Victorian Era Customs Retain their Popularity Today   -By Kevin Geary, Curator of Education

• Dec 23, 2016 at 3:00 PM
Many of our holiday customs — like Christmas trees, caroling, holiday cards and Santa Claus — have their roots in practices that were common in the Victorian era and before. Popularly practiced in England, many of these customs took longer to take root in the United States. Once established, however, they rapidly spread across the country and are still observed today.

One example is the custom of the Christmas tree, which originated in Germany, though its roots stem from pagan times. Evergreen trees and boughs were long-considered symbols of eternal life as they remain green throughout winter. As early as the 17th century, Germans brought small evergreen trees and boughs into their homes as decorations, helping them observe the birth of Christ.

In 1840, the British Queen Victoria married Prince Albert of Saxe-Coburg and Gotha, a small German duchy. It was Prince Albert who introduced the Christmas tree to Great Britain. Soon, fashionable British households began copying the practice set by the royal family.

Eventually, the use of the Christmas tree spread to the United States through the influx of German immigrants and through the influence of the British monarchy, becoming popular here by the 1850s.

Early Victorian era trees were decorated using ribbons, paper chains, cookies, candies and lighted candles. With the growing popularity of Christmas trees, the manufacturing of ornaments took off in the 1870s. Molded wax figures of angels and children, and cotton and wool (over a metal frame) ornaments with embossed paper faces became widespread. Germany exported glass and tin ornaments, which were hugely popular in America.

During the 1880s, Christmas in general became more and more commercialized, and Macy’s Department Store in New York was already beginning to decorate its windows in order to attract holiday shoppers, filling them with dolls and other toys, tempting to children. Fruit, nuts, popcorn and even small presents were hung on Christmas trees, joining the candles, cookies and candy still popular from the 1840s.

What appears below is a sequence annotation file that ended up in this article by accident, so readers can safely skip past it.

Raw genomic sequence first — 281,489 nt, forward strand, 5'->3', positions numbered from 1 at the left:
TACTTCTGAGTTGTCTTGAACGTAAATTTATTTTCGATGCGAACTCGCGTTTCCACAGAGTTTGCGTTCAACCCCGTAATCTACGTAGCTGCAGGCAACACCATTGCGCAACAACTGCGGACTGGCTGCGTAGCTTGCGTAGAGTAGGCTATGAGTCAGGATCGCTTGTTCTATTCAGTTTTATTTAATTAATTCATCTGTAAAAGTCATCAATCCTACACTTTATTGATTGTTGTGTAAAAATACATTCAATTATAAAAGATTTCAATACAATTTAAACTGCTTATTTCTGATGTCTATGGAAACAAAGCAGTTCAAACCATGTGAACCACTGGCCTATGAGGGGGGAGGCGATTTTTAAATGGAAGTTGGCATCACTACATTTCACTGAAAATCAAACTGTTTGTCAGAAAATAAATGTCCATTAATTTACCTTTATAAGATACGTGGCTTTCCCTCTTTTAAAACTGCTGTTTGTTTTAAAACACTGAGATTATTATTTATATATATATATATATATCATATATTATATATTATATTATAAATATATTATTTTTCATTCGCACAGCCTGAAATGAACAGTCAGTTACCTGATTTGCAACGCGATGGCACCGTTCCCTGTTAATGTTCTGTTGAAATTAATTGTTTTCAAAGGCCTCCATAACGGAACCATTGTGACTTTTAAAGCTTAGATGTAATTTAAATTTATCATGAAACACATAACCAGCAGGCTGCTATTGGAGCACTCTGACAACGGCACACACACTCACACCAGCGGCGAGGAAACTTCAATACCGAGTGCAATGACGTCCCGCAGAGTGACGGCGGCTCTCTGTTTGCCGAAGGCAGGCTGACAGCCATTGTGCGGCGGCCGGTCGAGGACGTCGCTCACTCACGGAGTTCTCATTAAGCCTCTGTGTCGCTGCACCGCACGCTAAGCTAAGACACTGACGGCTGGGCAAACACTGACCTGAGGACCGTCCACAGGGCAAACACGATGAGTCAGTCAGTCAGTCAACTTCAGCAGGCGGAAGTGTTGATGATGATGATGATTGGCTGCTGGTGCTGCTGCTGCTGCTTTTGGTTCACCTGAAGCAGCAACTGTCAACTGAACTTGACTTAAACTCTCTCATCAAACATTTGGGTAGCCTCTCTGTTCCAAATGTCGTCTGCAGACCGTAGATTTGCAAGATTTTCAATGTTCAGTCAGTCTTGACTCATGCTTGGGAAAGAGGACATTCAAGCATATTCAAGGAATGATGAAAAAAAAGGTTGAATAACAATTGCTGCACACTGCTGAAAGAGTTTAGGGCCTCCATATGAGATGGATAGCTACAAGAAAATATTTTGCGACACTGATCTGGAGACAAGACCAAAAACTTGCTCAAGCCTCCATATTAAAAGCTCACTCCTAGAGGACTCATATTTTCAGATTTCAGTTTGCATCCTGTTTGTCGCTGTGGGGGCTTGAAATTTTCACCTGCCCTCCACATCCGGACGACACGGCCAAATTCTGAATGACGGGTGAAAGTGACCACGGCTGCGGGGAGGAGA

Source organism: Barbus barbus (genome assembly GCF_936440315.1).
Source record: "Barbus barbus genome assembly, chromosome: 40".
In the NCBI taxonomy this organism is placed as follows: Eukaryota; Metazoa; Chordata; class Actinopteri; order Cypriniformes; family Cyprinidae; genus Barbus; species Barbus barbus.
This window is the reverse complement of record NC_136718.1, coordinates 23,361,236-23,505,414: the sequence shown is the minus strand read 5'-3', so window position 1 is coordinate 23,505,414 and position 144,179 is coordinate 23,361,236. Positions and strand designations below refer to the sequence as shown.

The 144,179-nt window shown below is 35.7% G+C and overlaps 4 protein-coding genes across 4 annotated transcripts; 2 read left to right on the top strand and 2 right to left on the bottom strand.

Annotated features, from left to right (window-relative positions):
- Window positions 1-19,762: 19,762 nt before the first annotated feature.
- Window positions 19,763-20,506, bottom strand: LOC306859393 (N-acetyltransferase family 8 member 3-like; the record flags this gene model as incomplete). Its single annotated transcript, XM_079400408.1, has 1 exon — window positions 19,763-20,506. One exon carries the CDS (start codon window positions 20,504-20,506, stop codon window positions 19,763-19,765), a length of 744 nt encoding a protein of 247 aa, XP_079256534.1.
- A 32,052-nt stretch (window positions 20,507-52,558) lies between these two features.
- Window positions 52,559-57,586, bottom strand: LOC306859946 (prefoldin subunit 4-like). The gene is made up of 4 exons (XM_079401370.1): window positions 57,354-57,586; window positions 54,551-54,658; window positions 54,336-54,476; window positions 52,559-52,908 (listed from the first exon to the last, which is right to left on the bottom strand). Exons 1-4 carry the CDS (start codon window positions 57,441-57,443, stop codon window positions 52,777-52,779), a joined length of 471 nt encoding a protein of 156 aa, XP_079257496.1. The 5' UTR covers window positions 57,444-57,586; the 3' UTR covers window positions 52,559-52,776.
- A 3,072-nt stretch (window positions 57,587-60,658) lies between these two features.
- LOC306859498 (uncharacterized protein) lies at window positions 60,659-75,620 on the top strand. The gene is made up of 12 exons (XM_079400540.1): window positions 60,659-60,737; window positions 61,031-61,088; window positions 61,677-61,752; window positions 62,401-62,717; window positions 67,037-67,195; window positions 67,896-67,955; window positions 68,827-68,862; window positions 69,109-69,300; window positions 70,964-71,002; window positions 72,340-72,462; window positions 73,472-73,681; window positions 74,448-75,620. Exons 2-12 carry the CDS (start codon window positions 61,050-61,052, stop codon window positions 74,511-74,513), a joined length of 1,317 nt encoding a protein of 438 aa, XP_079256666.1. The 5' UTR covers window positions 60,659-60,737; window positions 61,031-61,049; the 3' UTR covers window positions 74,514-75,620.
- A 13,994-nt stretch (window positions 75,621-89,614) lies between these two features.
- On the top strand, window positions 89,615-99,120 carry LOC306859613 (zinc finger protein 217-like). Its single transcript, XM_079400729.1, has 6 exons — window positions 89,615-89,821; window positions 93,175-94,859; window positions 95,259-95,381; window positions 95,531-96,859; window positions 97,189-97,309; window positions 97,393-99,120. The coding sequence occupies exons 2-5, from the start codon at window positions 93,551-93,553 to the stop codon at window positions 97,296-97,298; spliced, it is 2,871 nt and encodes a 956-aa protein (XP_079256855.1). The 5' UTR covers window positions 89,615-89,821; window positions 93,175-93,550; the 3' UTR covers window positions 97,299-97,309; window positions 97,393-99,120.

By 1900, it was estimated that at least 20 percent of Americans used Christmas trees in their homes, a remarkable percentage for a custom that had begun less than 50 years previously. The earliest artificial trees also appeared in the Victorian era with feather trees becoming very popular.

In addition to Christmas trees, caroling and Christmas cards were also popular British practices from the Victorian era that made their way to America. Strolling carolers, often accompanied by musicians, had been common in Britain for many years. Some believe the practice of caroling began with the poor literally singing for their supper. Others think caroling came from the tradition of wassailing, when singers would perform door to door in exchange for wassail — a hot, spiced beverage which helped to warm the singers on a cold night.

Caroling became popular in the United States, as well as in Britain. The interest in Christmas carols in the Victorian era became more prominent because many upper- and middle-class families at the time were able to have musical instruments in their homes for the first time. Singing became a family pastime and sheet music companies saw significant increases in sales.

Christmas cards made their appearance in Britain in the 1840s and, by the 1850s, their use had spread to America. American manufacturers began mass production of cards. The cards often depicted family scenes, but holiday food, presents and scenes depicting bounty and joy were also popular.

Later in the 19th century, Santa Claus and his reindeer became popular subjects of Christmas cards. By the 1870s, with the relative ease of sending Christmas cards, they began to replace letters and personal visits for many Americans.

The publication of “A Visit from St. Nicholas” began to cement Santa Claus’ popularity. First published anonymously in 1823 in the Troy (New York) Sentinel, it was attributed to Clement C. Moore in 1837, who acknowledged his work in 1844. Although Moore’s authorship is disputed by some scholars, “A Visit from St. Nicholas” shifted Christmas to a child-centered celebration.

During the Civil War and continuing into the decades after, American illustrator Thomas Nast depicted Santa Claus much as we see him today, further increasing his popularity.

Finally, the famous letter written to the editor of the New York Sun by Virginia O’Hanlon in 1897 asked the simple question, “Is there a Santa Claus?” The newspaper editor replied, “Yes.” Santa Claus was then firmly ensconced in America’s celebration of Christmas.

The Victorian era did much to influence the way Americans celebrate Christmas today. Be sure to stop by the Tri-Cities Historical Museum over the holidays. Our Victorian House exhibit is decorated with authentic feather trees covered with beautiful glass ornaments from the Victorian era. The museum will be open from 10 a.m. to 5 p.m. Dec. 27-30 for all to enjoy.

Kevin Geary is the curator of education for the Tri-Cities Historical Museum and currently serves as the museum’s interim director.

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